In humans, striato-pallido-thalamic projections are largely segregated by their origin in either the striosome-like or matrix-like compartments

Adrian T. Funk, Asim A.O. Hassan, Norbert Brüggemann, Nutan Sharma, Hans C. Breiter, Anne J. Blood, Jeff L. Waugh*

*Corresponding author for this work


Cortico-striato-thalamo-cortical (CSTC) loops are fundamental organizing units in mammalian brains. CSTCs process limbic, associative, and sensorimotor information in largely separated but interacting networks. CTSC loops pass through paired striatal compartments, striosome (aka patch) and matrix, segregated pools of medium spiny projection neurons with distinct embryologic origins, cortical/subcortical structural connectivity, susceptibility to injury, and roles in behaviors and diseases. Similarly, striatal dopamine modulates activity in striosome and matrix in opposite directions. Routing CSTCs through one compartment may be an anatomical basis for regulating discrete functions. We used differential structural connectivity, identified through probabilistic diffusion tractography, to distinguish the striatal compartments (striosome-like and matrix-like voxels) in living humans. We then mapped compartment-specific projections and quantified structural connectivity between each striatal compartment, the globus pallidus interna (GPi), and 20 thalamic nuclei in 221 healthy adults. We found that striosome-originating and matrix-originating streamlines were segregated within the GPi: striosome-like connectivity was significantly more rostral, ventral, and medial. Striato-pallido-thalamic streamline bundles that were seeded from striosome-like and matrix-like voxels transited spatially distinct portions of the white matter. Matrix-like streamlines were 5.7-fold more likely to reach the GPi, replicating animal tract-tracing studies. Striosome-like connectivity dominated in six thalamic nuclei (anteroventral, central lateral, laterodorsal, lateral posterior, mediodorsal-medial, and medial geniculate). Matrix-like connectivity dominated in seven thalamic nuclei (centromedian, parafascicular, pulvinar-anterior, pulvinar-lateral, ventral lateral-anterior, ventral lateral-posterior, ventral posterolateral). Though we mapped all thalamic nuclei independently, functionally-related nuclei were matched for compartment-level bias. We validated these results with prior thalamostriate tract tracing studies in non-human primates and other species; where reliable data was available, all agreed with our measures of structural connectivity. Matrix-like connectivity was lateralized (left > right hemisphere) in 18 thalamic nuclei, independent of handedness, diffusion protocol, sex, or whether the nucleus was striosome-dominated or matrix-dominated. Compartment-specific biases in striato-pallido-thalamic structural connectivity suggest that routing CSTC loops through striosome-like or matrix-like voxels is a fundamental mechanism for organizing and regulating brain networks. Our MRI-based assessments of striato-thalamic connectivity in humans match and extend the results of prior tract tracing studies in animals. Compartment-level characterization may improve localization of human neuropathologies and improve neurosurgical targeting in the GPi and thalamus.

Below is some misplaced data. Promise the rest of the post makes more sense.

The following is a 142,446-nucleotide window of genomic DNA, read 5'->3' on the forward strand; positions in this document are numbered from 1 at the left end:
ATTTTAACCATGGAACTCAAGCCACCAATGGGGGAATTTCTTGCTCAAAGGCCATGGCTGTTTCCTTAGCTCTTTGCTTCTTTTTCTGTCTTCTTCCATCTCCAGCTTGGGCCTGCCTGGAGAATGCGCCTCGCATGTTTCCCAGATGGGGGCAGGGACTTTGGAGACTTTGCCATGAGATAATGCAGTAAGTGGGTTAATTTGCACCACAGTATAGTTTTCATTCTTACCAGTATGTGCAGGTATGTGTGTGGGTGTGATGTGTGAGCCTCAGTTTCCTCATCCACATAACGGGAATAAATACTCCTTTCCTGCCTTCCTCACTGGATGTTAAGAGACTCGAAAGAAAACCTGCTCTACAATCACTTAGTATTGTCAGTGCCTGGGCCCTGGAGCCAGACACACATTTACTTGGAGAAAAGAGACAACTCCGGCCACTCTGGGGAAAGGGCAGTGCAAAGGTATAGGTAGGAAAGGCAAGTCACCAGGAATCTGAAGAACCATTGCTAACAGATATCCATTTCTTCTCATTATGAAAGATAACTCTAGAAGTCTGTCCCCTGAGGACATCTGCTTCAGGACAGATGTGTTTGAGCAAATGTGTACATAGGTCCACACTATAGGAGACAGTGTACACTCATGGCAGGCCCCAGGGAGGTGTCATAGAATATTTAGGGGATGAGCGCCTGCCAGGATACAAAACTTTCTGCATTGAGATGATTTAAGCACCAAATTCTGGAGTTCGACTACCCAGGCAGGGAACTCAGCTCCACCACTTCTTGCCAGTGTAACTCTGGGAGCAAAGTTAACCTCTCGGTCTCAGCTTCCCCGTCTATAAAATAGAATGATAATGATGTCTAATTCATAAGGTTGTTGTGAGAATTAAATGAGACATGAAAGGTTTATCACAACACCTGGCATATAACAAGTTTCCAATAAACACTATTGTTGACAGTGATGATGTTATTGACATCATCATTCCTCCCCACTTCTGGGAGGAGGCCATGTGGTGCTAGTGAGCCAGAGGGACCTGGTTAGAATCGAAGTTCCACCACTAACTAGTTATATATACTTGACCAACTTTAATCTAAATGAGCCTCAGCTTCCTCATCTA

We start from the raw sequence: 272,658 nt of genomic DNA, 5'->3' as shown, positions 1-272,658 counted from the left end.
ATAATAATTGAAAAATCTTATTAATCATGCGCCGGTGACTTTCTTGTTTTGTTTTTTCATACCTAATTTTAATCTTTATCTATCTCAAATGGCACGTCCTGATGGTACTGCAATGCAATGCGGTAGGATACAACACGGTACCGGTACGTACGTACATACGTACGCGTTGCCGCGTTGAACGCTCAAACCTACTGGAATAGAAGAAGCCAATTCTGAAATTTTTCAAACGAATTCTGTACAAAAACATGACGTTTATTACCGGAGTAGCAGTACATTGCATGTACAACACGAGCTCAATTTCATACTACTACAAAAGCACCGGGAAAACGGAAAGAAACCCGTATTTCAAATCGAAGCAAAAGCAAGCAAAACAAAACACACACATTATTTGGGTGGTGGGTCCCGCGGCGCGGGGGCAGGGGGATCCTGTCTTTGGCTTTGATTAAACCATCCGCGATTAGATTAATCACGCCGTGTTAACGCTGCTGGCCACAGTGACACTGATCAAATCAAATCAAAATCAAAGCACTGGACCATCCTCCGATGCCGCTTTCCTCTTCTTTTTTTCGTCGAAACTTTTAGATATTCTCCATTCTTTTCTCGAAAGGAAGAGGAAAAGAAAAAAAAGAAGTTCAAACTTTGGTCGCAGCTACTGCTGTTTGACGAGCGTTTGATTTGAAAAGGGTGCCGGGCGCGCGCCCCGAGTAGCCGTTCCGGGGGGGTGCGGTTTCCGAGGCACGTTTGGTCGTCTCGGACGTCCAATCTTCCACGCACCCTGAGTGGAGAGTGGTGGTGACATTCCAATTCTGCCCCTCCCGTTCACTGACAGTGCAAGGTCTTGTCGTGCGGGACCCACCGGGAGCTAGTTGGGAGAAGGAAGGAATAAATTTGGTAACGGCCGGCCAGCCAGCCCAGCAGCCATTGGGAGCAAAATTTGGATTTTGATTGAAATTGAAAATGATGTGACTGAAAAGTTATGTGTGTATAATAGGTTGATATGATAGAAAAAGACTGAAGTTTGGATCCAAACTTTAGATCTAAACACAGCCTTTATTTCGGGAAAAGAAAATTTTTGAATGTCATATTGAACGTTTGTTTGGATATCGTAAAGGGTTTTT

Original languageEnglish
Article number1178473
JournalFrontiers in Neuroscience
Publication statusPublished - 2023

Research Areas and Centers

  • Academic Focus: Center for Brain, Behavior and Metabolism (CBBM)

DFG Research Classification Scheme

  • 206-05 Experimental Models for Investigating Diseases of the Nervous System
  • 206-03 Experimental and Theoretical Neurosciences of Networks
  • 206-07 Clinical Neurology Neurosurgery and Neuroradiology
  • 205-32 Medical Physics, Biomedical Engineering

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